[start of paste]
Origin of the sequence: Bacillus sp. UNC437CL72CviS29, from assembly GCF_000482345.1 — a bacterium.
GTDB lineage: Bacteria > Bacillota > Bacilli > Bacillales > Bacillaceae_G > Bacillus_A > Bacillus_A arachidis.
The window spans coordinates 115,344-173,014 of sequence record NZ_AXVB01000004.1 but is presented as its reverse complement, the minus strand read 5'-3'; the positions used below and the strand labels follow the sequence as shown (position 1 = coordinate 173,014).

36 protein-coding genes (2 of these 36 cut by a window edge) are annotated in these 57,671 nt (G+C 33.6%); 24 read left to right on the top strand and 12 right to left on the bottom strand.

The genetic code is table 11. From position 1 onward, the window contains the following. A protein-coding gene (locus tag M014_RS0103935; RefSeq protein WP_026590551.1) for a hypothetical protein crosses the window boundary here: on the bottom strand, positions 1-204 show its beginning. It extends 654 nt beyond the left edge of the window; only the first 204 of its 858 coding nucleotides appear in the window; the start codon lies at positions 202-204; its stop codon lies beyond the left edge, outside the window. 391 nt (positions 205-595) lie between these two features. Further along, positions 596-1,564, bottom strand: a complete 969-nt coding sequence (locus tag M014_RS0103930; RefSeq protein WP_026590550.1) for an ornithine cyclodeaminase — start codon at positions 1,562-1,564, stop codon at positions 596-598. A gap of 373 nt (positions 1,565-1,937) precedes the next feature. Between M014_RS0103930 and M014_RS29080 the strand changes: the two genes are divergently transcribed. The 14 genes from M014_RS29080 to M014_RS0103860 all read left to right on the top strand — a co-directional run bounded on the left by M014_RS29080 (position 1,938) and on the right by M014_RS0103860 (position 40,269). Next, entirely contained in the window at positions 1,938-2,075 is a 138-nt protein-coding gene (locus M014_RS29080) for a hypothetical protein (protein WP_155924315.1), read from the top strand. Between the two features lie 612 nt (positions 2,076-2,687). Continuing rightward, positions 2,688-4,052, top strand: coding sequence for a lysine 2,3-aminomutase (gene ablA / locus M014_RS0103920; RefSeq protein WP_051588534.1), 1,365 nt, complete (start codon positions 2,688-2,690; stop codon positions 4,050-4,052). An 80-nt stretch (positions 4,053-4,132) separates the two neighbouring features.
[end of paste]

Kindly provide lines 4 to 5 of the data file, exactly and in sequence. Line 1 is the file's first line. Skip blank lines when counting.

36 protein-coding genes (2 of these 36 cut by a window edge) are annotated in these 57,671 nt (G+C 33.6%); 24 read left to right on the top strand and 12 right to left on the bottom strand.

The genetic code is table 11. From position 1 onward, the window contains the following. A protein-coding gene (locus tag M014_RS0103935; RefSeq protein WP_026590551.1) for a hypothetical protein crosses the window boundary here: on the bottom strand, positions 1-204 show its beginning. It extends 654 nt beyond the left edge of the window; only the first 204 of its 858 coding nucleotides appear in the window; the start codon lies at positions 202-204; its stop codon lies beyond the left edge, outside the window. 391 nt (positions 205-595) lie between these two features. Further along, positions 596-1,564, bottom strand: a complete 969-nt coding sequence (locus tag M014_RS0103930; RefSeq protein WP_026590550.1) for an ornithine cyclodeaminase — start codon at positions 1,562-1,564, stop codon at positions 596-598. A gap of 373 nt (positions 1,565-1,937) precedes the next feature. Between M014_RS0103930 and M014_RS29080 the strand changes: the two genes are divergently transcribed. The 14 genes from M014_RS29080 to M014_RS0103860 all read left to right on the top strand — a co-directional run bounded on the left by M014_RS29080 (position 1,938) and on the right by M014_RS0103860 (position 40,269). Next, entirely contained in the window at positions 1,938-2,075 is a 138-nt protein-coding gene (locus M014_RS29080) for a hypothetical protein (protein WP_155924315.1), read from the top strand. Between the two features lie 612 nt (positions 2,076-2,687). Continuing rightward, positions 2,688-4,052, top strand: coding sequence for a lysine 2,3-aminomutase (gene ablA / locus M014_RS0103920; RefSeq protein WP_051588534.1), 1,365 nt, complete (start codon positions 2,688-2,690; stop codon positions 4,050-4,052). An 80-nt stretch (positions 4,053-4,132) separates the two neighbouring features.